Pediatric program aims to allay youngsters' fears about hospitals

December 29, 1992|By Deidre Nerreau McCabe | Deidre Nerreau McCabe,Staff Writer

Ask most 3- and 4-year-olds what they think about going to the hospital and they are likely to say, "It's scary," or "It hurts."

But youngsters throughout the county are learning, with the help of North Arundel Hospital's Pediatric Play Program, that the hospital is not as frightening as they may think.

"We try to reduce their fears and stress about hospitals and hospital procedures," said Dianna Drasher, who helped create the program 10 years ago.

"At one point in just about every child's life, they're going to see the inside of an emergency room," said Ms. Drasher, a nurse in the Post Anesthesia Care Unit. "We try to show them that not everything done at the hospital is scary or hurts."

During the half-hour program, Ms. Drasher or one of two other nurses explains hospital procedures and equipment in a way that children can understand.

For example, they use a doll wearing a cast to explain how a broken bone is set and the cast applied, or a teddy bear in a doctor's outfit to explain why doctors wear surgical garb.

"We take their blood pressure and temperature and show them how an IV [intravenous] would be set up," she said. But the nurses are careful never to show the youngsters a needle, she added. "They're upset enough when we just talk about needles, so we don't push it."

Ms. Drasher said the hospital offers the program to children from age 2 or 3 to about 10, with the presentation geared to the specific age group. Groups range in size from just a few children to a couple of hundred. The nurses have offered the program at the hospital and at elementary schools, churches, preschools, day-care centers and other locations.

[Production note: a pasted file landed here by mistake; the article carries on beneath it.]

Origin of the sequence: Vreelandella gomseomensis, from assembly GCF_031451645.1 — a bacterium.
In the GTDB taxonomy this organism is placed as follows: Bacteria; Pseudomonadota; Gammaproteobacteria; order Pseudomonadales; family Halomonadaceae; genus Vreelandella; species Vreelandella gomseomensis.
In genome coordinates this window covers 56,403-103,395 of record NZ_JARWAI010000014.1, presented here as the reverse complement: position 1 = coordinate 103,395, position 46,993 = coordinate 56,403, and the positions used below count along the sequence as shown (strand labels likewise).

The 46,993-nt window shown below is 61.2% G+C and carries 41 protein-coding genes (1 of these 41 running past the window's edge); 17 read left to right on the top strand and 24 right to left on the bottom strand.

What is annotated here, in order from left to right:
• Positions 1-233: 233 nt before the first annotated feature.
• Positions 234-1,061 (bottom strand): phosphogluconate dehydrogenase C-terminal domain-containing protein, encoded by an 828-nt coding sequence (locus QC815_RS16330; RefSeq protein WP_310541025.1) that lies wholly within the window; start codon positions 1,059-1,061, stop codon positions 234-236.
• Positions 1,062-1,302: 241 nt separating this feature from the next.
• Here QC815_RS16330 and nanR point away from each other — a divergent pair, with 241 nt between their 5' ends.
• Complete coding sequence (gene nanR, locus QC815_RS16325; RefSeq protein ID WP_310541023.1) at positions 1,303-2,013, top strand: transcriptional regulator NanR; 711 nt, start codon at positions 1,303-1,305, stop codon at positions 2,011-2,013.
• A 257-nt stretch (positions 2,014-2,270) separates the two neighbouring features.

With larger groups, the program is primarily a demonstration with question-and-answer periods. But with smaller groups, the nurses can do more "hands-on" activities, allowing children to play with stethoscopes and try on pediatric hospital gowns.

The whole idea is to increase familiarity with hospitals in the hope of decreasing children's anxieties, Ms. Drasher said. Presenters try to dispel misconceptions and give youngsters a better idea of what goes on inside a hospital.

"They're just amazed by the whole thing," she said. "And they want to tell their stories, about the time they got stiches or someone in their family went to the hospital."

Groups can arrange to have the program presented for free through the hospital's Speakers Bureau. The hospital offers speakers on several topics, including: elder care, first aid, health-care careers, nutrition, various cancers, sports medicine

and stress management. To schedule a speaker, call 787-4367.

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